Vaisampayana continued,—’The Pandavas thereupon said,—O sinless one, let it be as thou sayest. Thou art our uncle, and, therefore like as our father. We also are all obedient to thee. Thou art, O learned one, our most respected superior. We should always obey what thou choosest to command. And, O high-souled one, order thou whatever else there is that remaineth to be done.
“Vidura replied,—’O Yudhishthira, O bull of the Bharata race, know this to be my opinion, that one that is vanquished by sinful means need not be pained by such defeat. Thou knowest every rule of morality; Dhananjaya is ever victorious in battle; Bhimasena is the slayer of foes; Nakula is the gatherer of wealth; Sahadeva hath administrative talents, Dhaumya is the foremost of all conversant with the vedas; and the well-behaved Draupadi is conversant with virtue and economy. Ye are attached to one another and feel delight at one another’s sight and enemies can not separate you from one another, and ye are contented. Therefore, who is there that will not envy ye? O Bharata, this patient abstraction from the possession of the world will be of great benefit to thee. No foe, even if he were equal to sakra himself, will be able to stand it. Formerly thou wert instructed on the mountains of Himavat by Meru Savarni; in the town of Varanavata by Krishna Dwaipayana; on the cliff of Bhrigu by Rama; and on the banks of the Dhrishadwati by Sambhu himself. Thou hast also listened to the instruction of the great Rishi Asita on the hills of Anjana; and thou becamest a disciple of Bhrigu on the banks of the Kalmashi. Narada and this thy priest Dhaumya will now become thy instructors. In the matter of the next world, abandon not these excellent lessons thou hast obtained from the Rishis. O son of Pandu. thou surpassest in intelligence even Pururavas, the son of Ila; in strength, all other monarchs, and in virtue, even the Rishis. Therefore, resolve thou earnestly to win victory, which belongeth to Indra; to control thy wrath, which belongeth to Yama; to give in charity, which belongeth to Kuvera; and to control all passions, which belongeth to Varuna. And, O Bharata, obtain thou the power of gladdening from the moon, the power of sustaining all from water; forbearance from the earth; energy from the entire solar disc; strength from the winds, and affluence from the other elements. Welfare and immunity from ailment be thine; I hope to see thee return. And, O Yudhishthira, act properly and duly in all seasons,—in those of distress—in those of difficulty,—indeed, in respect of everything, O son of Kunti, with our leave go hence. O Bharata, blessing be thine. No one can say that ye have done anything sinful before. We hope to see thee, therefore, return in safety and crowned with success.”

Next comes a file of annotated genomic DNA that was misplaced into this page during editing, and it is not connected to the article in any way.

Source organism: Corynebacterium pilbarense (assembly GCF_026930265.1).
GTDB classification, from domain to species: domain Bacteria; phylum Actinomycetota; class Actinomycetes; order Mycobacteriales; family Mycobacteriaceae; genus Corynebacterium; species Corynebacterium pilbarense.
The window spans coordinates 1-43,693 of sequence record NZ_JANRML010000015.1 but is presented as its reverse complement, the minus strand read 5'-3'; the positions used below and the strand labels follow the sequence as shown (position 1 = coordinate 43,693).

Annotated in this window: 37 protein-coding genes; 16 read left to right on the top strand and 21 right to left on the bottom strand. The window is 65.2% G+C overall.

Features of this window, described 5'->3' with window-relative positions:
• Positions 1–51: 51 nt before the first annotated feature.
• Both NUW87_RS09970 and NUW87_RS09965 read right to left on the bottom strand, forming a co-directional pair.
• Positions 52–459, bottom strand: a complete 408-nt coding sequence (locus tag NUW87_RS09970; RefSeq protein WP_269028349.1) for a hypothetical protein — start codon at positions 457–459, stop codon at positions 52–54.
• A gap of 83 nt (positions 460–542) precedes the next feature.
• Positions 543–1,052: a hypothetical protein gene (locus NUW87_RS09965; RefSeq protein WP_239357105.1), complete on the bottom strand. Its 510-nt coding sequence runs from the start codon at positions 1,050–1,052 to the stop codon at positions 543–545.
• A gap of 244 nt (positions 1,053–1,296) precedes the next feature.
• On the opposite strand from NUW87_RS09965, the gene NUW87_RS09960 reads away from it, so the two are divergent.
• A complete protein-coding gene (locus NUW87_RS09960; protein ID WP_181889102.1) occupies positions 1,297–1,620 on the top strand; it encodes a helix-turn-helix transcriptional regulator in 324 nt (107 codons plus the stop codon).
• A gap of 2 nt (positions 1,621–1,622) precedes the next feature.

Vaisampayana continued,—“Thus addressed by Vidura, Yudhishthira the son of Pandu, of prowess incapable of being baffled, saying, ‘So be it,’ bowing low unto Bhishma and Drona, went away.”